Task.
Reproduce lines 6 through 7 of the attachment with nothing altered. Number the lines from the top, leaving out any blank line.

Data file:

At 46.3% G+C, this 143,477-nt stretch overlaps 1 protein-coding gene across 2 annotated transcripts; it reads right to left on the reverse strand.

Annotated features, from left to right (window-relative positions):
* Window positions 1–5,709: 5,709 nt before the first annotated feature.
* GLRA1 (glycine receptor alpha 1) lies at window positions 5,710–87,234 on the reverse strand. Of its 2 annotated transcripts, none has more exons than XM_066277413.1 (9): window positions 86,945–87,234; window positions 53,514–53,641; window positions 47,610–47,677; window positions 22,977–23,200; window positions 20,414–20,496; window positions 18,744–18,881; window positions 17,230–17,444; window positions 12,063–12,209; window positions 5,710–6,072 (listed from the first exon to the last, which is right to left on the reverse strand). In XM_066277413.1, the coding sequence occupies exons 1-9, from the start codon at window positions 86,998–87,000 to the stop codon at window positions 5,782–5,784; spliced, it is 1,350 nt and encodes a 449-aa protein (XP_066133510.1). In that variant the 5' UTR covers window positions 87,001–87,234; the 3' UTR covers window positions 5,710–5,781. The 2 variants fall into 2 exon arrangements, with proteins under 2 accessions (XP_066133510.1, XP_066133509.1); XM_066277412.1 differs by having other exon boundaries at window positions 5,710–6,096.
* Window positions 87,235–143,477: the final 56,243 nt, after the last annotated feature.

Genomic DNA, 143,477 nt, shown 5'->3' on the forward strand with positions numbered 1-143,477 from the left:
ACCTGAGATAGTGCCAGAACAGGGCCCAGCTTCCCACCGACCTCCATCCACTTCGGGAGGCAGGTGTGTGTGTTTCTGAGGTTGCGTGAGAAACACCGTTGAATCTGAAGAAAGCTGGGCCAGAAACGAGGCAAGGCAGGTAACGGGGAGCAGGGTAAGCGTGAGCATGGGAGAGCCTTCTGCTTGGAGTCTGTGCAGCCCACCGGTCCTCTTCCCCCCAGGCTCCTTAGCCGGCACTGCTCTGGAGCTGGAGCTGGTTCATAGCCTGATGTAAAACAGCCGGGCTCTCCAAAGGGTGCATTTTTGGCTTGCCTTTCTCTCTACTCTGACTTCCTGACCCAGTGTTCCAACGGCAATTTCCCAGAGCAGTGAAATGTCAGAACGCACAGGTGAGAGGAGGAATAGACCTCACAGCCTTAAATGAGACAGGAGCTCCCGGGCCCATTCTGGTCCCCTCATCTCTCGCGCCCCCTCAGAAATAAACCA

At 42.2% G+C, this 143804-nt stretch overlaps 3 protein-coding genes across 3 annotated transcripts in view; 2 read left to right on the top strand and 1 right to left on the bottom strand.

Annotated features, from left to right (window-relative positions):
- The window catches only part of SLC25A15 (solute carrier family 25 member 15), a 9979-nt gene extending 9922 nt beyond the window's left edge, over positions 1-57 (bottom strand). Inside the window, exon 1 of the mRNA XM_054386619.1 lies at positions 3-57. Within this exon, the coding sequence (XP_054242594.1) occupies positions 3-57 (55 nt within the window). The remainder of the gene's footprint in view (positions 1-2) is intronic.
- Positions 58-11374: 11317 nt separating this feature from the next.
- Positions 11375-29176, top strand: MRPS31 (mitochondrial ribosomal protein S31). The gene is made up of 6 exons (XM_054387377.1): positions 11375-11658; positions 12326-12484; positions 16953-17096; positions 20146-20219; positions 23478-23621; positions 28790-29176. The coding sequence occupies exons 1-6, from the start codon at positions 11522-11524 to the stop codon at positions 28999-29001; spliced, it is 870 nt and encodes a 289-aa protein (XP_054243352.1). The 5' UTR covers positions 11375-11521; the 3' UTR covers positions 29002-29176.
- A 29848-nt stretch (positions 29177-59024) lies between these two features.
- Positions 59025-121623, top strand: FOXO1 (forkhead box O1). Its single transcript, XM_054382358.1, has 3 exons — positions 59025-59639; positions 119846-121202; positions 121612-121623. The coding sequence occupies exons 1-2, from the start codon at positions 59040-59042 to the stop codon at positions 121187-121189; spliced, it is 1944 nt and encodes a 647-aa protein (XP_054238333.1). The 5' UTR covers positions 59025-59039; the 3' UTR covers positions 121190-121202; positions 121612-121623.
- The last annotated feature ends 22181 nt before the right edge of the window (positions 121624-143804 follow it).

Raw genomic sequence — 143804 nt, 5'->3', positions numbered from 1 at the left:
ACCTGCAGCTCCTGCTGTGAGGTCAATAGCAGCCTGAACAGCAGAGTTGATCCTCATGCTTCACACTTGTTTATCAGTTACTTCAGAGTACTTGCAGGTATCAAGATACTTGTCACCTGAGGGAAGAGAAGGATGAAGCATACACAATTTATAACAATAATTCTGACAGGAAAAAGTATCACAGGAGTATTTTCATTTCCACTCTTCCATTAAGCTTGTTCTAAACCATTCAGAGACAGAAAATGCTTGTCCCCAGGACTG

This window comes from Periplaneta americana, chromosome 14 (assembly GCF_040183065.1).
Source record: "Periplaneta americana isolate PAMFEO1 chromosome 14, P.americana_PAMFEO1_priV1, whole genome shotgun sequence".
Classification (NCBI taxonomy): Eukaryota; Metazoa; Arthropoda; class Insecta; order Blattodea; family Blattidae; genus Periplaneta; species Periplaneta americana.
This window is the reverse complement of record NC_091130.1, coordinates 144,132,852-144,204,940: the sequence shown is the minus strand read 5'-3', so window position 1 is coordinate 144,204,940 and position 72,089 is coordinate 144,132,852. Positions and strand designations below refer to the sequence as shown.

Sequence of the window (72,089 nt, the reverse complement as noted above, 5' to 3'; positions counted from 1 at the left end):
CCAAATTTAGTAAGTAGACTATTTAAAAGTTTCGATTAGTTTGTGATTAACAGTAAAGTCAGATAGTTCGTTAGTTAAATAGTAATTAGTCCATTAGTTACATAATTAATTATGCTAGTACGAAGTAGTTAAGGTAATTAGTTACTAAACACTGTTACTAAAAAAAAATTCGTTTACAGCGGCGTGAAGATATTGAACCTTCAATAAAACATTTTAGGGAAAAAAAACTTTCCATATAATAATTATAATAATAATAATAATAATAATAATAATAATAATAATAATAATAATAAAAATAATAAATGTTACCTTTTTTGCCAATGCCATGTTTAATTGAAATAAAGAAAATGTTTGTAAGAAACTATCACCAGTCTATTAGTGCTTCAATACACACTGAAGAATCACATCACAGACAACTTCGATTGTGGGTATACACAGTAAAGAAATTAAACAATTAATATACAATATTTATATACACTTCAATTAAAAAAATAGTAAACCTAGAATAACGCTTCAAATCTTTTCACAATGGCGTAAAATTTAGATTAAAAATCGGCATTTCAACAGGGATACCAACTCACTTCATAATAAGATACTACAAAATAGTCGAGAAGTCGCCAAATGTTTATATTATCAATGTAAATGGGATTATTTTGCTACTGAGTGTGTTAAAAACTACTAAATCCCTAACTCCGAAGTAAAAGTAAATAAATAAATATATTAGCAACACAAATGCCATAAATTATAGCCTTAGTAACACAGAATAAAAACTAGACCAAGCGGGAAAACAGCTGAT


Genomic DNA, 143,477 nt, shown 5'->3' on the forward strand with positions numbered 1-143,477 from the left:
ACCTGAGATAGTGCCAGAACAGGGCCCAGCTTCCCACCGACCTCCATCCACTTCGGGAGGCAGGTGTGTGTGTTTCTGAGGTTGCGTGAGAAACACCGTTGAATCTGAAGAAAGCTGGGCCAGAAACGAGGCAAGGCAGGTAACGGGGAGCAGGGTAAGCGTGAGCATGGGAGAGCCTTCTGCTTGGAGTCTGTGCAGCCCACCGGTCCTCTTCCCCCCAGGCTCCTTAGCCGGCACTGCTCTGGAGCTGGAGCTGGTTCATAGCCTGATGTAAAACAGCCGGGCTCTCCAAAGGGTGCATTTTTGGCTTGCCTTTCTCTCTACTCTGACTTCCTGACCCAGTGTTCCAACGGCAATTTCCCAGAGCAGTGAAATGTCAGAACGCACAGGTGAGAGGAGGAATAGACCTCACAGCCTTAAATGAGACAGGAGCTCCCGGGCCCATTCTGGTCCCCTCATCTCTCGCGCCCCCTCAGAAATAAACCA